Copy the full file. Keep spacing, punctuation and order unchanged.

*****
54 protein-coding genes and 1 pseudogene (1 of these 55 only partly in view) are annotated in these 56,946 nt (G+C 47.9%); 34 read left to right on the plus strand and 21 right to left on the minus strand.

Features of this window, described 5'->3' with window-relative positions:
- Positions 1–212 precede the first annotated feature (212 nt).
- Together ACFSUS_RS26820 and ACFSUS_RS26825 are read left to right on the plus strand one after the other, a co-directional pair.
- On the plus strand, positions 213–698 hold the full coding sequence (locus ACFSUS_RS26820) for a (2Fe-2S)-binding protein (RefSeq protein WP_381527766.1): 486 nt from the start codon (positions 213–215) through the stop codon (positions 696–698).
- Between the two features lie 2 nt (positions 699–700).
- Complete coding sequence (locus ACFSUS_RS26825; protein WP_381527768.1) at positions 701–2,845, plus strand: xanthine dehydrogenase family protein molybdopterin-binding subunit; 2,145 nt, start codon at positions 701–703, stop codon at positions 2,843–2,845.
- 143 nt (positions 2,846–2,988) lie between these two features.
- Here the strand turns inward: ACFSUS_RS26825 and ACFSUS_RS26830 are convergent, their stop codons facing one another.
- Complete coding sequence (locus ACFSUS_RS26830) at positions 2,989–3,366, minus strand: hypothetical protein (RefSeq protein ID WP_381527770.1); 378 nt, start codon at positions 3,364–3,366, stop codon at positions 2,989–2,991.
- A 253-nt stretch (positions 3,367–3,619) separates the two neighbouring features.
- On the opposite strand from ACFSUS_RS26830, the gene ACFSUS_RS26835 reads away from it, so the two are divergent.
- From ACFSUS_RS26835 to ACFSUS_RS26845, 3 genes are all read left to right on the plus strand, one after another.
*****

54 protein-coding genes and 1 pseudogene (1 of these 55 only partly in view) are annotated in these 56,946 nt (G+C 47.9%); 34 read left to right on the plus strand and 21 right to left on the minus strand.

Features of this window, described 5'->3' with window-relative positions:
- Positions 1–212 precede the first annotated feature (212 nt).
- Together ACFSUS_RS26820 and ACFSUS_RS26825 are read left to right on the plus strand one after the other, a co-directional pair.
- On the plus strand, positions 213–698 hold the full coding sequence (locus ACFSUS_RS26820) for a (2Fe-2S)-binding protein (RefSeq protein WP_381527766.1): 486 nt from the start codon (positions 213–215) through the stop codon (positions 696–698).
- Between the two features lie 2 nt (positions 699–700).
- Complete coding sequence (locus ACFSUS_RS26825; protein WP_381527768.1) at positions 701–2,845, plus strand: xanthine dehydrogenase family protein molybdopterin-binding subunit; 2,145 nt, start codon at positions 701–703, stop codon at positions 2,843–2,845.
- 143 nt (positions 2,846–2,988) lie between these two features.
- Here the strand turns inward: ACFSUS_RS26825 and ACFSUS_RS26830 are convergent, their stop codons facing one another.
- Complete coding sequence (locus ACFSUS_RS26830) at positions 2,989–3,366, minus strand: hypothetical protein (RefSeq protein ID WP_381527770.1); 378 nt, start codon at positions 3,364–3,366, stop codon at positions 2,989–2,991.
- A 253-nt stretch (positions 3,367–3,619) separates the two neighbouring features.
- On the opposite strand from ACFSUS_RS26830, the gene ACFSUS_RS26835 reads away from it, so the two are divergent.
- From ACFSUS_RS26835 to ACFSUS_RS26845, 3 genes are all read left to right on the plus strand, one after another.